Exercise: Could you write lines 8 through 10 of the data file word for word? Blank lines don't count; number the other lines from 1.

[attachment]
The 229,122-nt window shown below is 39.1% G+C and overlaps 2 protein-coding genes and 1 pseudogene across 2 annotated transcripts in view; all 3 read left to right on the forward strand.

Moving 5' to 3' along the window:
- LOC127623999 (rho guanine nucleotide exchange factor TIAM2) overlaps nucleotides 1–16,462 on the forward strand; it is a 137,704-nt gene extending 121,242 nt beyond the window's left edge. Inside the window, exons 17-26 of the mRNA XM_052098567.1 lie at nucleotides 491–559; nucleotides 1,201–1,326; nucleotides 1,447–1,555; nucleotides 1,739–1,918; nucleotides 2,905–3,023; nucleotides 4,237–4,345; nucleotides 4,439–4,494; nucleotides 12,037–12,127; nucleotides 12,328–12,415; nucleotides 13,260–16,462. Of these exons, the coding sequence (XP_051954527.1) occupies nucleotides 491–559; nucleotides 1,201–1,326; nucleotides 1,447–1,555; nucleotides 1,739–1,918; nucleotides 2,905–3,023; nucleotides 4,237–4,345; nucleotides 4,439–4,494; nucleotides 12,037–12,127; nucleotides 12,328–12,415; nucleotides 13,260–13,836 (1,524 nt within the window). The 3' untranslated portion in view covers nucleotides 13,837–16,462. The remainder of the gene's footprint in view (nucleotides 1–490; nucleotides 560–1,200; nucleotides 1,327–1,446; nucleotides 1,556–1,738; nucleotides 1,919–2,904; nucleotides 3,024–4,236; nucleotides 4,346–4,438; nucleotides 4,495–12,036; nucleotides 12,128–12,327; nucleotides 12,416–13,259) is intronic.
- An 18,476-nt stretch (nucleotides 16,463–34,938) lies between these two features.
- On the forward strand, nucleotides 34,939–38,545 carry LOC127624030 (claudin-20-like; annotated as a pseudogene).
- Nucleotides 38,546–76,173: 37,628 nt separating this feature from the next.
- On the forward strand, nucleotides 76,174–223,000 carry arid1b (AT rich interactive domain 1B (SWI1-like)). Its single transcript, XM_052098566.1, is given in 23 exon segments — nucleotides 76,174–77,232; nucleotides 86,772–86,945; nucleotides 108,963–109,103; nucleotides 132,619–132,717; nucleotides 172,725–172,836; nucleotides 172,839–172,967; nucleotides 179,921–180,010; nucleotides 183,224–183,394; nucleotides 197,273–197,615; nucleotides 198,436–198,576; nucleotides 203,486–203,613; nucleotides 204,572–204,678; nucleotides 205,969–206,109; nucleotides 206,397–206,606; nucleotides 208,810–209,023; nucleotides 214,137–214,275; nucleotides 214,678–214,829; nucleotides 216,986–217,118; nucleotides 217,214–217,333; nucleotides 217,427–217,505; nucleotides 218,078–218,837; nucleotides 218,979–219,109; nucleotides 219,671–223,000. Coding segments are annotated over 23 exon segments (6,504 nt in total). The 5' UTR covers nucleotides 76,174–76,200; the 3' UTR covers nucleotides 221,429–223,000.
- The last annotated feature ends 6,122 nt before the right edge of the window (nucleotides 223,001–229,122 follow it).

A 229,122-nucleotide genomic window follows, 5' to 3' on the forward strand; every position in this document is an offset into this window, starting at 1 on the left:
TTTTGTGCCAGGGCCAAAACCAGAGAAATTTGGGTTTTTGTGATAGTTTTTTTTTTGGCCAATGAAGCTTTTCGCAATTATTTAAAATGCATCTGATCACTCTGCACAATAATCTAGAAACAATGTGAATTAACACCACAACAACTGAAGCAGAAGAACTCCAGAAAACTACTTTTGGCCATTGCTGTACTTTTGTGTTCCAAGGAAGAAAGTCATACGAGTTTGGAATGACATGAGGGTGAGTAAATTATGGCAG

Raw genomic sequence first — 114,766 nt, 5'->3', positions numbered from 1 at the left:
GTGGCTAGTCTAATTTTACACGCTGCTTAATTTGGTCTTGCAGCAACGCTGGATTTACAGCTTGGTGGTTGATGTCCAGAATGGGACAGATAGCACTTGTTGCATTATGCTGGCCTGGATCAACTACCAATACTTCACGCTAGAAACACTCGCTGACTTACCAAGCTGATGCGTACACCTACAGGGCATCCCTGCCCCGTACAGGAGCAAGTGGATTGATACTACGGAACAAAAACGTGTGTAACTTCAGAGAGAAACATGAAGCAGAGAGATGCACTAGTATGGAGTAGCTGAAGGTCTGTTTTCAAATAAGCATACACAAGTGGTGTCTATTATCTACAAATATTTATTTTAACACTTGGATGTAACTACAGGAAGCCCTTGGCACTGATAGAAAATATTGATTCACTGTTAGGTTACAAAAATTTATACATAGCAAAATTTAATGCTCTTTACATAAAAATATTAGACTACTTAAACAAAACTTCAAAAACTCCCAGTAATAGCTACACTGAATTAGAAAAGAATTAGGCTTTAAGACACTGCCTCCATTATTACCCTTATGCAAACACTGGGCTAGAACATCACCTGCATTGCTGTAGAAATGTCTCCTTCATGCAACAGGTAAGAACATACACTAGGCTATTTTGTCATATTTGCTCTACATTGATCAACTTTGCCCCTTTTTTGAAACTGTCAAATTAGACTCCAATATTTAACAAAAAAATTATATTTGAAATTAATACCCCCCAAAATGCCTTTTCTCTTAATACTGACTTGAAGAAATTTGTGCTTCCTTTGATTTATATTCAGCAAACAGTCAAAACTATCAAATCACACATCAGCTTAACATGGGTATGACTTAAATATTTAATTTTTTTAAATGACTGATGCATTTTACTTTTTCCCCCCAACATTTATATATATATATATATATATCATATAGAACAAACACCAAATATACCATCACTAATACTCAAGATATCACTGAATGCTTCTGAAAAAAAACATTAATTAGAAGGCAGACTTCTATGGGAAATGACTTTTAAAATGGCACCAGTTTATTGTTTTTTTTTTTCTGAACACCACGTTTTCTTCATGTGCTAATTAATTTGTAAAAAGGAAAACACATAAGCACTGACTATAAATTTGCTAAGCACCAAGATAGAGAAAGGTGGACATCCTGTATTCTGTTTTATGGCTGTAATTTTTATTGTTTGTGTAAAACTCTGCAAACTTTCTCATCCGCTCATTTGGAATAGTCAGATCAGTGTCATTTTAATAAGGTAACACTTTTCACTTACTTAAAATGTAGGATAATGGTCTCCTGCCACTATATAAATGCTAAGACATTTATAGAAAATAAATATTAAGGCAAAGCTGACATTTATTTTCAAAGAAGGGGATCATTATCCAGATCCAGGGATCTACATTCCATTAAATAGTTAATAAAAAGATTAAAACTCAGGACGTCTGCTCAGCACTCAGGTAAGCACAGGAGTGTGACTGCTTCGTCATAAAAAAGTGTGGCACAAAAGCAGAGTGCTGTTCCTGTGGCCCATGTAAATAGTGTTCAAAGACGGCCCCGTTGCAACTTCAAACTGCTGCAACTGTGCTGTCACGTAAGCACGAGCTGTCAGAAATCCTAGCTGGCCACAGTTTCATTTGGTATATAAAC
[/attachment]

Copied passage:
- The last annotated feature ends 6,122 nt before the right edge of the window (nucleotides 223,001–229,122 follow it).

A 229,122-nucleotide genomic window follows, 5' to 3' on the forward strand; every position in this document is an offset into this window, starting at 1 on the left:
TTTTGTGCCAGGGCCAAAACCAGAGAAATTTGGGTTTTTGTGATAGTTTTTTTTTTGGCCAATGAAGCTTTTCGCAATTATTTAAAATGCATCTGATCACTCTGCACAATAATCTAGAAACAATGTGAATTAACACCACAACAACTGAAGCAGAAGAACTCCAGAAAACTACTTTTGGCCATTGCTGTACTTTTGTGTTCCAAGGAAGAAAGTCATACGAGTTTGGAATGACATGAGGGTGAGTAAATTATGGCAG